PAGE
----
CBF Statement Supporting Proposed Changes to Frederick County’s Forest Conservation Ordinance

(ANNAPOLIS, MD)—The Chesapeake Bay Foundation (CBF) is supporting Frederick County Executive Jan Gardner’s efforts to strengthen the county’s forest conservation ordinance.

Today, Gardner unveiled legislative changes she’s proposing to the County Council that if approved would establish a no net forest loss policy in Frederick County. This bill would ensure that developers replace the acres of forest cut down for a project by replanting the same amount of acres elsewhere.

A companion bill would also update Frederick County’s zoning regulations to ensure sensitive environmental features are protected from intense uses when properties are developed. This change would prevent developers from including acreage of priority forest conservation areas, wetlands, floodplains, streams, and roadways that are on their properties in the calculations that determine the number and size of structures they can build. The new formula would ensure that protections for these features are not overwhelmed by inappropriate density allowances on a sensitive environmental site.

Taken together these changes would restore Frederick County’s position as a leader in forest conservation as it faces intense development pressure from the Washington, D.C., and Baltimore regions. Frederick has the fourth fastest growth rate in the state, according to the Maryland Department of Planning, with more than 70,000 new residents expected to move into the county over the next twenty years. Frederick County successfully managed forest loss and development under a similar policy for years before those protections were drastically reduced under past county leadership.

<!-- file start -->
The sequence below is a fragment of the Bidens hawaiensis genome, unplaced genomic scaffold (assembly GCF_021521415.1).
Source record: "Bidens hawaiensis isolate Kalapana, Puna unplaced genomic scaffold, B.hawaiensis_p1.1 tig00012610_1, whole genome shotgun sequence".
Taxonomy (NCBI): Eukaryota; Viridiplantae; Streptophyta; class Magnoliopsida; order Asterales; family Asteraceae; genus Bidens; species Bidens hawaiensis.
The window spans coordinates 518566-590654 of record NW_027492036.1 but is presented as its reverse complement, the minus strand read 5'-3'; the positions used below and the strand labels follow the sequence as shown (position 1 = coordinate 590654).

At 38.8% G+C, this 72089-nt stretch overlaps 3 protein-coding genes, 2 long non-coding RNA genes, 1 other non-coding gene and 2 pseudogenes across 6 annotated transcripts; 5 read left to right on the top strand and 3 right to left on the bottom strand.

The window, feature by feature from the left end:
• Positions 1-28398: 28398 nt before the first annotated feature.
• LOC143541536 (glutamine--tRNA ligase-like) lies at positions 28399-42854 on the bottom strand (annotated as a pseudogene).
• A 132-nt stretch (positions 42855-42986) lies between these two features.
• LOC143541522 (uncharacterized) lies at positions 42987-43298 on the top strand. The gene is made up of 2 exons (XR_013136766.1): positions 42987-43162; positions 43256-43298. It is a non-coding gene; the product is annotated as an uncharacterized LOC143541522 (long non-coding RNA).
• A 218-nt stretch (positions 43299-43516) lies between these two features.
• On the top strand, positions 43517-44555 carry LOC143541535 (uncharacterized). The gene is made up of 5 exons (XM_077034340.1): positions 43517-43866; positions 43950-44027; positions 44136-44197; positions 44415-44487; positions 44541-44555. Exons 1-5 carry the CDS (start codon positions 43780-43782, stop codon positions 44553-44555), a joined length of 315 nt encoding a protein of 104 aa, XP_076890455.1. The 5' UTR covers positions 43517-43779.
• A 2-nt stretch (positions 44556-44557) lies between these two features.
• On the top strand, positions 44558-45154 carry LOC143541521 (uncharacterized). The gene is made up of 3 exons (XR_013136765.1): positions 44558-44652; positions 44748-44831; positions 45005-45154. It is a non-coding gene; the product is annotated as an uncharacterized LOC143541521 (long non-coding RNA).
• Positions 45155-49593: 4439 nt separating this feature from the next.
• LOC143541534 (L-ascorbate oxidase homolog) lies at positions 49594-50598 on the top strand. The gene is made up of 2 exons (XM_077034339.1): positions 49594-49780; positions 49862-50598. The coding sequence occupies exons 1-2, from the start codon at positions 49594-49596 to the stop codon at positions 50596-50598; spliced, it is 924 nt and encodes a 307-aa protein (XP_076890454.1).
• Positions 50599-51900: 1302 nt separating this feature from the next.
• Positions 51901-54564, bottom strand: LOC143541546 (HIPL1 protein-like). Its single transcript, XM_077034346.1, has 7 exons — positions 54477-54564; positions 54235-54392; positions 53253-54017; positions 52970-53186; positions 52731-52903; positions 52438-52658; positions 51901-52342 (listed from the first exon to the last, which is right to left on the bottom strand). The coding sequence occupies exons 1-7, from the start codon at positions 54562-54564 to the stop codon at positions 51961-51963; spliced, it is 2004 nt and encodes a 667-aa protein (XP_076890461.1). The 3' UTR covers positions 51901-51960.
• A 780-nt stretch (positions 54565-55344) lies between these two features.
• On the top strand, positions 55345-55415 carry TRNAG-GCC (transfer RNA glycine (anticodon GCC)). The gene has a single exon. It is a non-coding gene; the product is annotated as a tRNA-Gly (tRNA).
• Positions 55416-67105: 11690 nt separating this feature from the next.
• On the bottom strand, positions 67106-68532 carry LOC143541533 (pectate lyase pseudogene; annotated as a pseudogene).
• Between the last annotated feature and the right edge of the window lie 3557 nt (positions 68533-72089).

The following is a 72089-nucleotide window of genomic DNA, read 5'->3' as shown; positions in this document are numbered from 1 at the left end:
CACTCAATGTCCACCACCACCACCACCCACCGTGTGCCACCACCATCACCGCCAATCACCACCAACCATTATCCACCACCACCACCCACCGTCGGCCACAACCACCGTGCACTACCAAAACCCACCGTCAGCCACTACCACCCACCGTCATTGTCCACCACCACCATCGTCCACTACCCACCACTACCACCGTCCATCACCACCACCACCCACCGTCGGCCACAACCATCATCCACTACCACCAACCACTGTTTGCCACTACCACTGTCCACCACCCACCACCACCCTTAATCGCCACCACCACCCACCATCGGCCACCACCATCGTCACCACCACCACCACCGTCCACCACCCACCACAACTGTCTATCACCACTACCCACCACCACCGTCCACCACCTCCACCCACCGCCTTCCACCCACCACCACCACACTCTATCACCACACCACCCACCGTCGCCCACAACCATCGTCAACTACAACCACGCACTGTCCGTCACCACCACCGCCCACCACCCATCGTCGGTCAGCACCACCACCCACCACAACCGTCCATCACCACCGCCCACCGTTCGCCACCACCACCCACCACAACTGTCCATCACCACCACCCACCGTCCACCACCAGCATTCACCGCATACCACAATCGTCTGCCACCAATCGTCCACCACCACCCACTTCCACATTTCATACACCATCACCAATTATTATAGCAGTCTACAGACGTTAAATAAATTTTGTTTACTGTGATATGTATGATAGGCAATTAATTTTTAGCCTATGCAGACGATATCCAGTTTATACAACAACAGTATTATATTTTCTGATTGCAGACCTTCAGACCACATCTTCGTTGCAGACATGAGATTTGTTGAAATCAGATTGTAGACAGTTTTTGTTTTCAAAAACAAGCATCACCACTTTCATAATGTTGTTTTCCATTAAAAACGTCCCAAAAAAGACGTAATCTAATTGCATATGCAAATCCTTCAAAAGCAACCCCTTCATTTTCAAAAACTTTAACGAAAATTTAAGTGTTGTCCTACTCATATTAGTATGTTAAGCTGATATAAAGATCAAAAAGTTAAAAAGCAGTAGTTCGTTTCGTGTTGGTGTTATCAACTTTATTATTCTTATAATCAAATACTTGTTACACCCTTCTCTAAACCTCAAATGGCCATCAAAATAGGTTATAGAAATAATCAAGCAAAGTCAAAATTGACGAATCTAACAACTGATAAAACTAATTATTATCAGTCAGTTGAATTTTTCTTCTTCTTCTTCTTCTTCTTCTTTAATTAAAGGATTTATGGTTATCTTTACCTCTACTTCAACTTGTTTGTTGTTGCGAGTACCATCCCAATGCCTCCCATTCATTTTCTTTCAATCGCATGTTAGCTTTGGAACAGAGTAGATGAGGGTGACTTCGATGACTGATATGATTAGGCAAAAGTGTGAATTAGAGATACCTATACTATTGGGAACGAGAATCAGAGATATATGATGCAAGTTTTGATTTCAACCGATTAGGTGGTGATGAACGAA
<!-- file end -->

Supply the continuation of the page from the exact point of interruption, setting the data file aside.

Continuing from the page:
At the state level there has been a reluctance to update Maryland’s landmark 1991 forest conservation law to better preserve existing forests in the climate change era. The state law generally requires that for every four acres of forest that is removed for a development project, one acre of forest must be planted in a nearby area. Efforts to update that law in the General Assembly have stalled, despite overwhelming scientific evidence showing that protecting forests is among the most effective ways to protect water quality and limit the negative impacts of climate change. Forests absorb the greenhouse gas carbon dioxide, increase soil health, prevent flooding, provide habitat to animals, and filter water. And old, established forests provide these benefits at much greater levels than recently replanted forests.

During the past year, CBF supported efforts in Anne Arundel County and then Howard County to strengthen local forest conservation laws. The County Councils in both jurisdictions approved greater protections. CBF will continue to support county-level efforts to strengthen forest protections while also encouraging state legislators to update the statewide forest protection law.

In response to Frederick County’s proposed forest protections, Chesapeake Bay Foundation’s Maryland Executive Director Alison Prost issued the following statement:

“This new legislation prioritizes forest conservation in Frederick County by preventing forest loss due to development. It will ensure that any forest stand cut down will be replanted elsewhere.
“Forests clean water, purify air, and prevent flooding. For too long these benefits have deteriorated as cities and towns expand with sprawling developments. Given the pressing environmental issues of our time, we must continue to strengthen forest protections. Thank you to County Executive Gardner for proposing this policy and we urge the Frederick County Council to put these changes into law.”
aj metcalf 90x110

A.J. Metcalf

Maryland Media & Communications Coordinator, CBF

ametcalf@cbf.org
443-482-2023

Forest Loss   Community   Forest Loss   Polluted Runoff   Trees   Water Quality   CBF in Maryland  

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